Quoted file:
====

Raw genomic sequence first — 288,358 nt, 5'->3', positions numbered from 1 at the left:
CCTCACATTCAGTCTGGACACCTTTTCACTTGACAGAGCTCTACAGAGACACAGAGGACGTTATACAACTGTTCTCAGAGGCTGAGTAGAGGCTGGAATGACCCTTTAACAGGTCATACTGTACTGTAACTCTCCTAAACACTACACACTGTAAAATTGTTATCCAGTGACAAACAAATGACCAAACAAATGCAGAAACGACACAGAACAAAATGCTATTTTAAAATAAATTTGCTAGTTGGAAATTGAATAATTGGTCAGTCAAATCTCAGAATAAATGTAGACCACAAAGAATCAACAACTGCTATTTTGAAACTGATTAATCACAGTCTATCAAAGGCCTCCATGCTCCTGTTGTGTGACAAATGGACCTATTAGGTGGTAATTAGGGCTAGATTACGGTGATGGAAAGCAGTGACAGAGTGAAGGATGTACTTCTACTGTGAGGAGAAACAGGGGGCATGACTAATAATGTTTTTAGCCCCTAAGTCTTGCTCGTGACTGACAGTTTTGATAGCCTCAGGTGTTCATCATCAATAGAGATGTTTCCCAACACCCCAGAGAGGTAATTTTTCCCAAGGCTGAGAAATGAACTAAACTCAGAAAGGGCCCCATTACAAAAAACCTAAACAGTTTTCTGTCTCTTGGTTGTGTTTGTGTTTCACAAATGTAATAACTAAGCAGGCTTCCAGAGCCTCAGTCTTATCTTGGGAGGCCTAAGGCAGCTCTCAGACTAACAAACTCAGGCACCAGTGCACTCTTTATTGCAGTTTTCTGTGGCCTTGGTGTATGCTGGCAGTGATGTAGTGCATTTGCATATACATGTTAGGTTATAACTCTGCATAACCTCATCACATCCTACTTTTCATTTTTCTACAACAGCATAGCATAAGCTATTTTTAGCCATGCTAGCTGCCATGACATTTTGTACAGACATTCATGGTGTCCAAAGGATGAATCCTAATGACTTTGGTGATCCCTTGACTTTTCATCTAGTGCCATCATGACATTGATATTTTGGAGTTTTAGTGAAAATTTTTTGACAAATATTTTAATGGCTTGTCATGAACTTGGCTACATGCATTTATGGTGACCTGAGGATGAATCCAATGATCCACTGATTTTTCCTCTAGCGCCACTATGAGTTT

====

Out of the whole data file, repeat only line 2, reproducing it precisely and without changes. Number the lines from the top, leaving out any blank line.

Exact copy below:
CCTCACATTCAGTCTGGACACCTTTTCACTTGACAGAGCTCTACAGAGACACAGAGGACGTTATACAACTGTTCTCAGAGGCTGAGTAGAGGCTGGAATGACCCTTTAACAGGTCATACTGTACTGTAACTCTCCTAAACACTACACACTGTAAAATTGTTATCCAGTGACAAACAAATGACCAAACAAATGCAGAAACGACACAGAACAAAATGCTATTTTAAAATAAATTTGCTAGTTGGAAATTGAATAATTGGTCAGTCAAATCTCAGAATAAATGTAGACCACAAAGAATCAACAACTGCTATTTTGAAACTGATTAATCACAGTCTATCAAAGGCCTCCATGCTCCTGTTGTGTGACAAATGGACCTATTAGGTGGTAATTAGGGCTAGATTACGGTGATGGAAAGCAGTGACAGAGTGAAGGATGTACTTCTACTGTGAGGAGAAACAGGGGGCATGACTAATAATGTTTTTAGCCCCTAAGTCTTGCTCGTGACTGACAGTTTTGATAGCCTCAGGTGTTCATCATCAATAGAGATGTTTCCCAACACCCCAGAGAGGTAATTTTTCCCAAGGCTGAGAAATGAACTAAACTCAGAAAGGGCCCCATTACAAAAAACCTAAACAGTTTTCTGTCTCTTGGTTGTGTTTGTGTTTCACAAATGTAATAACTAAGCAGGCTTCCAGAGCCTCAGTCTTATCTTGGGAGGCCTAAGGCAGCTCTCAGACTAACAAACTCAGGCACCAGTGCACTCTTTATTGCAGTTTTCTGTGGCCTTGGTGTATGCTGGCAGTGATGTAGTGCATTTGCATATACATGTTAGGTTATAACTCTGCATAACCTCATCACATCCTACTTTTCATTTTTCTACAACAGCATAGCATAAGCTATTTTTAGCCATGCTAGCTGCCATGACATTTTGTACAGACATTCATGGTGTCCAAAGGATGAATCCTAATGACTTTGGTGATCCCTTGACTTTTCATCTAGTGCCATCATGACATTGATATTTTGGAGTTTTAGTGAAAATTTTTTGACAAATATTTTAATGGCTTGTCATGAACTTGGCTACATGCATTTATGGTGACCTGAGGATGAATCCAATGATCCACTGATTTTTCCTCTAGCGCCACTATGAGTTT